(Bloomberg) -- Oil dropped by the most in more than three weeks as equities declined and a U.S. government report showed an expansion of crude stockpiles and production.
Futures in New York slid 2.3 percent. Declines in the equity market, a rising dollar and concern that Trump’s tariff threats will spark a trade war acted as a downward force on crude oil. And at the same time, the Energy Information Administration reported American crude inventories rose by 2.41 million barrels last week, while production jumped to a fresh record.
There’s “concern that if the tariffs are imposed and we get into a trade war, it lowers overall global growth,” Craig Bethune, a senior portfolio manager at Manulife Asset Management, said by telephone.
The U.S. benchmark crude has closed above $62 a barrel earlier this week amid optimism at the CERAWeek by IHS Markit conference in Houston, where ministers and executives have been discussing the oil market. When asked whether the Organization of Petroleum Exporting Countries was worried about further U.S. crude output growth, OPEC Secretary General Mohammad Barkindo said he wasn’t and pointed to robust demand.
West Texas Intermediate crude for April delivery dropped $1.45 to settle at $61.15 a barrel on the New York Mercantile Exchange. Total volume traded was about 27 percent above the 100-day average.
Brent for May settlement fell $1.45 to settle at $64.34 a barrel on the London-based ICE Futures Europe Exchange. The global benchmark traded at a $3.32 premium to May WTI.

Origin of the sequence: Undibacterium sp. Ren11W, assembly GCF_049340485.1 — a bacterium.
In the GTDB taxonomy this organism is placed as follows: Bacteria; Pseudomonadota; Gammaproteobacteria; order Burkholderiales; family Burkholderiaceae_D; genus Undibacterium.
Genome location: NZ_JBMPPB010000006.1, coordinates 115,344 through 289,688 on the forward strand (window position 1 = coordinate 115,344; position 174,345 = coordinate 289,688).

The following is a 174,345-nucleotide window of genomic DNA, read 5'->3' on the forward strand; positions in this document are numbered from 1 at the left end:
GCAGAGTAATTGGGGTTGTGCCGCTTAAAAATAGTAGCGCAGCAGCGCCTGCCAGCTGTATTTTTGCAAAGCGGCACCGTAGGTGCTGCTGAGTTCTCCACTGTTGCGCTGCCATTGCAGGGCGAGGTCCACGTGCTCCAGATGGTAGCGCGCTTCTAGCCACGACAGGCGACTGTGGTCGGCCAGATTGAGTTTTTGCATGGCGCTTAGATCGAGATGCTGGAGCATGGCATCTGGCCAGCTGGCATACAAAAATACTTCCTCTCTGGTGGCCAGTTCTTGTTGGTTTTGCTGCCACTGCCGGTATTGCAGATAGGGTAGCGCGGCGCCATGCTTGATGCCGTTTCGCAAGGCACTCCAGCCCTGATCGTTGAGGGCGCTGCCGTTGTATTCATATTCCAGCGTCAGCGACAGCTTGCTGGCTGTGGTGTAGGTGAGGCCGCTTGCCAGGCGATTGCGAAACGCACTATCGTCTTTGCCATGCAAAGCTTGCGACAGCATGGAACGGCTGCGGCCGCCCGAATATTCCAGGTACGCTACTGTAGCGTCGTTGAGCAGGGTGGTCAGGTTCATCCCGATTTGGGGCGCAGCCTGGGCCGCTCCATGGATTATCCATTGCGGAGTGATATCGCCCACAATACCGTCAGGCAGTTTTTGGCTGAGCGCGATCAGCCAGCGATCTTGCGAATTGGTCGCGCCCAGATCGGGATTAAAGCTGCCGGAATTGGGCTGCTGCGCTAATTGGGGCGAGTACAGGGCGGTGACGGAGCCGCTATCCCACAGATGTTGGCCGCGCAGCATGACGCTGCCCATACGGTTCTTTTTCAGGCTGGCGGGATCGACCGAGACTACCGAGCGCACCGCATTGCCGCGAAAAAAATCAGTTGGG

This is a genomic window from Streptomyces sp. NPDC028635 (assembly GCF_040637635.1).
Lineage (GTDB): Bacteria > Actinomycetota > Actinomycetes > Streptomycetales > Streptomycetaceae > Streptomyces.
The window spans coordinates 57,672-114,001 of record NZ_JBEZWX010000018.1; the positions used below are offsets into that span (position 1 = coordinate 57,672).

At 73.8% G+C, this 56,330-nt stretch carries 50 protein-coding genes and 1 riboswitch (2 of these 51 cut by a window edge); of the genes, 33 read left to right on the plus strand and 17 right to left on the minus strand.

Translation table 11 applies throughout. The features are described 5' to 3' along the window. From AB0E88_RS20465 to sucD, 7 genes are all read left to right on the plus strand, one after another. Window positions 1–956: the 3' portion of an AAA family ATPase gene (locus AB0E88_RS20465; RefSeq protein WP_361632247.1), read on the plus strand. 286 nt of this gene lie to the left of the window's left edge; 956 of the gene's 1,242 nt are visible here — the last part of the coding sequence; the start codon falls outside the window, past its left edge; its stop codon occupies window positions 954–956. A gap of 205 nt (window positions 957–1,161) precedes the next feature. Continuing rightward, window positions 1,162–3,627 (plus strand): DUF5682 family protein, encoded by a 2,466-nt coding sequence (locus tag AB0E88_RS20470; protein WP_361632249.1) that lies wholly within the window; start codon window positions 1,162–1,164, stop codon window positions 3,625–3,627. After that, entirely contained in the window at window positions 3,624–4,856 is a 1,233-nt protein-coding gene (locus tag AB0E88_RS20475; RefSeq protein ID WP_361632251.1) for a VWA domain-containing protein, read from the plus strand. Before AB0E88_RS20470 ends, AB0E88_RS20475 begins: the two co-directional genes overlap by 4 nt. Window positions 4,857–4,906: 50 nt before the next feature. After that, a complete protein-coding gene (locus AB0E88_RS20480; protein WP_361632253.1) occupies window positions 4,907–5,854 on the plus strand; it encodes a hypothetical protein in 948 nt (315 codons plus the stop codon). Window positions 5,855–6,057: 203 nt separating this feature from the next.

The Bloomberg Dollar Spot Index rose as much as 0.2 percent.
The EIA report also showed gasoline supplies declined for the first time since January and distillate inventories fell for a fourth straight week. Stockpiles at the key U.S. storage hub in Cushing, Oklahoma tumbled for an 11th week to the lowest since 2014. Crude inventories rose by 2.41 million barrels, lower than expectations.
“The build was much less than the 5.66 million barrel build that the API had reported last night, which may have spooked the market a bit,” said Nick Holmes, an analyst at Tortoise in Leawood, Kansas, which manages $16 billion in energy-related assets. Yet, “there is a lot of uncertainty in the market with tariffs and NAFTA banter from D.C. The market doesn’t like uncertainty, especially things that could potentially crimp GDP growth and overall crude demand.”
Other oil-market news:
- Gasoline futures fell 1.2 percent to settle at $1.9103 a gallon.
- Exxon Mobil Corp., the world’s biggest publicly-traded oil producer, wants to more than double earnings by 2025, helped by increased production in the Permian shale basin.
- U.S. crude exports, including condensate derived wholly from natural gas, fell to average 1.34 million barrels a day in January from 1.51 million a day in December, according to Bloomberg calculations of U.S. Census Bureau data.
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